Timeshare these days has a pretty clean reputation Most timeshare companies offer legitimate solutions for those seeking to get hold of a home overseas minus the gargantuan responsibilities that go with it. Sadly, there are some scammers out there who try to spoil all the fun, coming up with timeshare scams and deceptions that taint the reputation of respected timeshare companies. Everyone should be cautious of potential timeshare scams as becoming victims of these can mean loss of time, money and effort.
Before purchasing timeshare, take some time out of your day to read about the top 10 signs of timeshare scams. Be wise enough not to be fooled.
- Having to pay for your timeshare gift
The first warning sign of a timeshare scam is if you are made to pay for your timeshare incentive gift. Genuine timeshare companies encourage potential clients to attend a timeshare presentation by offering incentive gifts. Genuine timeshare companies will not make your pay for these gifts, unless they come as a discount for something like a restaurant or tour, in which case you will pay the remainder.
- Not the resort you signed up for
The second most alarming sign that you are about to be involved in a timeshare scam is if you are taken to a resort that is not the same as advertized by your original agent. That is, you think that you are attending a presentation at a particular hotel, but then at the last minute your taxi driver takes you to a different place. Always insist on going to the location that you agreed to go.
- Offsite Offices
After your presentation, some timeshare scammers may take you to a different office away from the resort that you have viewed to prepare your “timeshare contract.” You may even be offered a cheaper deal there to encourage you to sign. This kind of behaviour is sure to be a scam. You will find that you hand over cash and then be left with a fake timeshare membership at a non-existent timeshare resort.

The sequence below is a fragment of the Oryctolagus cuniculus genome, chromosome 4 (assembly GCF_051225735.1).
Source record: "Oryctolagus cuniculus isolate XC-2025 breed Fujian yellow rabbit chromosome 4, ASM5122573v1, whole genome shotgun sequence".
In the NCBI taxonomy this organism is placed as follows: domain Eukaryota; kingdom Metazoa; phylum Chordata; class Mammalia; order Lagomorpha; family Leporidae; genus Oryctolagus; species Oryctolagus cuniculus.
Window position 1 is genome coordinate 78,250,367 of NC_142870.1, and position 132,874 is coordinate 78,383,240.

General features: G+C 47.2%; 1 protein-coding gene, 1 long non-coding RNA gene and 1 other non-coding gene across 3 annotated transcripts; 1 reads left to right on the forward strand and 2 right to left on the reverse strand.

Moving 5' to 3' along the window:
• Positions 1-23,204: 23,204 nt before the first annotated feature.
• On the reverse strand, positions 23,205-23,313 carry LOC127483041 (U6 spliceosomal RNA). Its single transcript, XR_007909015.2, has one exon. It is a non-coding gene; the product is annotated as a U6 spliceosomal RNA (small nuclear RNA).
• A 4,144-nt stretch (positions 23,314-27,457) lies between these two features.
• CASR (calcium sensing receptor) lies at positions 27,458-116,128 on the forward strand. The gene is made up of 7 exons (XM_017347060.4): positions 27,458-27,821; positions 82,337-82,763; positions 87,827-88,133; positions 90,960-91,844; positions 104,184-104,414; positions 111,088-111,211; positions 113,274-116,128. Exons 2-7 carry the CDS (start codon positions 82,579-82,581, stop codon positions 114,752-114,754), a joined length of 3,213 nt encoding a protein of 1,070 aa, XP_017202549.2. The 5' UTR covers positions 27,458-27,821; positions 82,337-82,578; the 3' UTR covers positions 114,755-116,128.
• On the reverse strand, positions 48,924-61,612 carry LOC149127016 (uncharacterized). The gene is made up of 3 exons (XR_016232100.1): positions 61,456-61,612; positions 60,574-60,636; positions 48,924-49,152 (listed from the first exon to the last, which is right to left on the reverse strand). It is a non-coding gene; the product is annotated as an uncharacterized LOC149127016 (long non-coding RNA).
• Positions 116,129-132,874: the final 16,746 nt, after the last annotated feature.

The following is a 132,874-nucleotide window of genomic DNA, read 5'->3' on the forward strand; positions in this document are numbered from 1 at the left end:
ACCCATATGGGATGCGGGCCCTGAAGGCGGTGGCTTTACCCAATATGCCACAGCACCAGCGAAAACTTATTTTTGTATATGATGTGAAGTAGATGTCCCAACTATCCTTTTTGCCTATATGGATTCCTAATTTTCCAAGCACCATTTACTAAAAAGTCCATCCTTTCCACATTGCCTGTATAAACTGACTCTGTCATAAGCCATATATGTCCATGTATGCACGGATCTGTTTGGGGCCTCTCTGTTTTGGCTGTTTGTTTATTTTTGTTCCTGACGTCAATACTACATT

- Contract to be sent in the post
Another sign you are walking into a timeshare scam if if you are encouraged to hand over money for your timeshare membership before you have seen, read or signed a contract. If the timeshare company hasn’t provided you with a valid contract, you are in a danger of finding yourself involved in a scam.
- Online scammers
Purchasing a timeshare resale online can pose a great risk due to the way that scammers can manipulate modern technology these days. Better to find out about the company you’re dealing with first; it can be your best protection against being scammed.
- Timeshare companies claiming to cancel your timeshare
There are timeshare scam companies that will tell you that cancellation after the cooling off period is possible with a fee. Remember that this can’t be done, and most likely you’re dealing with a fraudulent timeshare company.
- Asking for Upfront Fees
A sure sign of a timeshare scam is when a company asks you for upfront fees. When the time comes and you want to rent or sell your timeshare, you will find a number of timeshare companies that offer their services for an upfront fee. As a rule, those timeshare companies taking commissions after the successful rental or sale of your timeshare are a better bet.
- Phone calls out of the blue
Receiving phone calls out of the blue offering to sell, rent or buy your timeshare is a good sign of a scam. If you have not approached a company for information regarding this, this kind of call is a sign of a potential timeshare scam.
- Upgrading or purchasing your old timeshare as down payment
It’s very unlikely that a true timeshare company can include an option of letting you trade your membership to one of their competitors, especially after the cooling off period. If you are offered this, it is probably a timeshare scam, so stay away from such offers.
- Being taken to a different venue
When someone introduced himself as a salesperson of a particular resort, but takes you to another venue with a different name during the timeshare presentation, it can be a tell-tale sign that you are heading into a timeshare scam. Always check the name of the resort where you are supposed to be heading.